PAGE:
I soon found myself running at a fast pace, which I hadn’t intended to do, as I completed my second lap and turned off for the shorter third lap. The final lap also missed out the short out and back hill. However, the short lap joined the main lap on the right hand side, and the finish funnel was on the left, which meant I had to cross over the stream of slower runners. Not ideal and maybe the finish funnel should be set up on the other side of the path.
I finished in a time of 21:41, 37th overall and 6th in my age category with almost 400 hundred finishers. The run also moved my Wilson-Index from 2, up to 6. The Wilson Index is a Running Challenge add-on for parkrun stats, where the index is the continuous series of parkrun event numbers starting at 1.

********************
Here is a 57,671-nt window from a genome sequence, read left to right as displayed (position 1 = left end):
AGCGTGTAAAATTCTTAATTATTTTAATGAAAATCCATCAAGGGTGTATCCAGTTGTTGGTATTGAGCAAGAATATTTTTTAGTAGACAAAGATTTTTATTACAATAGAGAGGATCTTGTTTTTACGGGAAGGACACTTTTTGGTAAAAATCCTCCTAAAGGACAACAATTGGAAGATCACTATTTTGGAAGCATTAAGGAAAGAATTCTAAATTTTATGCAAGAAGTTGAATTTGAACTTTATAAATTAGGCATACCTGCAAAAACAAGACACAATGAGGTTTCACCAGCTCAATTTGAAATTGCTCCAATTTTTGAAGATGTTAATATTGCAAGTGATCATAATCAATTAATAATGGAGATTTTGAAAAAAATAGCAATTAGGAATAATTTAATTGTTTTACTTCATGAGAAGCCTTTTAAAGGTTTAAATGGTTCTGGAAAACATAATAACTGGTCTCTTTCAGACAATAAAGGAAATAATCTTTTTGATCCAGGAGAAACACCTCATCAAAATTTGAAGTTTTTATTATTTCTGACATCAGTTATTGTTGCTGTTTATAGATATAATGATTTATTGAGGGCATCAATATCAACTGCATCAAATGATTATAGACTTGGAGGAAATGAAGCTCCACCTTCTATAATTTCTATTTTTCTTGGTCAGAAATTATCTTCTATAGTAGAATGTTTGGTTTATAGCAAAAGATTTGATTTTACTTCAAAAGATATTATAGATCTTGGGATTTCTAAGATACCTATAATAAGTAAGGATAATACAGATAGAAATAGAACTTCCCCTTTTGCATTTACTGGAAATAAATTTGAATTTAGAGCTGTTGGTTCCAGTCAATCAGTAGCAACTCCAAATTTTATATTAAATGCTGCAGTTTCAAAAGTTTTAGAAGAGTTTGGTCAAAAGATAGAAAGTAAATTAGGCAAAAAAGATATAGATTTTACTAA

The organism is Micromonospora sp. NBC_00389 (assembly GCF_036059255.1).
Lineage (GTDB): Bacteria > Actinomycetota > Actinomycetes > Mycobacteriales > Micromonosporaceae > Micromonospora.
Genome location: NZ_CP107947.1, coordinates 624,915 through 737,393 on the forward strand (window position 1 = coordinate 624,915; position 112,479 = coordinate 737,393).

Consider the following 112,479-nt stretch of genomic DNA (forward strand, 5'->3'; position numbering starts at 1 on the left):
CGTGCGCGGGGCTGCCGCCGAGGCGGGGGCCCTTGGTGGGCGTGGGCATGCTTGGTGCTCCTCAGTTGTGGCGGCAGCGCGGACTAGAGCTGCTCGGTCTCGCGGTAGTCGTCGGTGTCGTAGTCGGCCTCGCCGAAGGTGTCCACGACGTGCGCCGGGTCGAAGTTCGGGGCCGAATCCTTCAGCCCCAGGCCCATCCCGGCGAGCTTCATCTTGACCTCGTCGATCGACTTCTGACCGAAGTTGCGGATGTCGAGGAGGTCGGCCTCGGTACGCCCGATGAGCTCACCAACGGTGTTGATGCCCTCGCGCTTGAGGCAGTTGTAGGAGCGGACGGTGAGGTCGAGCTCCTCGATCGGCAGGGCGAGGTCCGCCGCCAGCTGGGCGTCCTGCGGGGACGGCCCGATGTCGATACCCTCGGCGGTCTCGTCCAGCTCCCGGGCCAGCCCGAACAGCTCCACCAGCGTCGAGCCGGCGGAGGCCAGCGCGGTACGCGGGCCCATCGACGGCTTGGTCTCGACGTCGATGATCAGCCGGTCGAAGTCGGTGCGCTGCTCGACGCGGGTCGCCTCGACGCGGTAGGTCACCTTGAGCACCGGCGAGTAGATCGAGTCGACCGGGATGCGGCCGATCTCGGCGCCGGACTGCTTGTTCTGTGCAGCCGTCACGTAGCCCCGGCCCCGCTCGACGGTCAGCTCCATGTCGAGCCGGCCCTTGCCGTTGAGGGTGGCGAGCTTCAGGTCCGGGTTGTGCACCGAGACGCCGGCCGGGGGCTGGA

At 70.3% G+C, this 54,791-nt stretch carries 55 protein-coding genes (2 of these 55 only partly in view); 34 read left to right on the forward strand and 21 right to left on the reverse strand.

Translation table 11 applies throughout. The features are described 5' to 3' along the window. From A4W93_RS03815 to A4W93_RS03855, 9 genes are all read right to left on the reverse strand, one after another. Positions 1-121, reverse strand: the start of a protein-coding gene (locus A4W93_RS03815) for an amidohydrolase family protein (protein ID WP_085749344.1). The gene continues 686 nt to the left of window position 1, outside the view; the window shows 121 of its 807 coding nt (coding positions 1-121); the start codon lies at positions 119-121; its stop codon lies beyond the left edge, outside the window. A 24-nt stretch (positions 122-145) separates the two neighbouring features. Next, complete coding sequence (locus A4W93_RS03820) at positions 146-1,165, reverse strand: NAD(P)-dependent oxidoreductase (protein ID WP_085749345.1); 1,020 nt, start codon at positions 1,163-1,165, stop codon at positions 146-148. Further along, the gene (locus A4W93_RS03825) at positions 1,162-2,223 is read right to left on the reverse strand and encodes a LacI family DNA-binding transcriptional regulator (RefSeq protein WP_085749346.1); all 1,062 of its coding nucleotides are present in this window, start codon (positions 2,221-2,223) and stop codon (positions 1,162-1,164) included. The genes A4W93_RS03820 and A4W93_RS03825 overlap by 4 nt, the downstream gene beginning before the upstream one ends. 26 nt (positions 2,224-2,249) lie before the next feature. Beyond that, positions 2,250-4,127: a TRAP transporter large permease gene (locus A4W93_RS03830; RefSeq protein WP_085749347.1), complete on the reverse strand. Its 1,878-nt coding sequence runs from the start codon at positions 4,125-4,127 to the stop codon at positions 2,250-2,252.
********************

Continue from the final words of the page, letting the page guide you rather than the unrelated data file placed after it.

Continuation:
Overall a very well organised parkrun, and from the numbers there, a welcome addition to parkruns in Manchester.
A couple of years ago me and my lovely wife watched The Martian staring Matt Damon. We both really liked it. I liked it so much that I had to go out and buy the book. Since then I have read Artemis and Randomize (read my reviews here).
Anyway, Andy Weir has a new book out – Project Hail Mary.
As the blurb on the back of the book states, Ryland Grace is the sole survivor on a desperate, last-chance mission to save humanity. Unfortunately, when he wakes up, he has lost most of his memory. The first thing he does is to try and find out where he is. The space craft that he is on is hurtling towards a star. He measures gravity and works out that the craft is slowing down. He then takes a few readings of the star and realises that it isn’t our own sun. From there he slowly pieces together his life on Earth before all this, and also tries to work out what his mission is.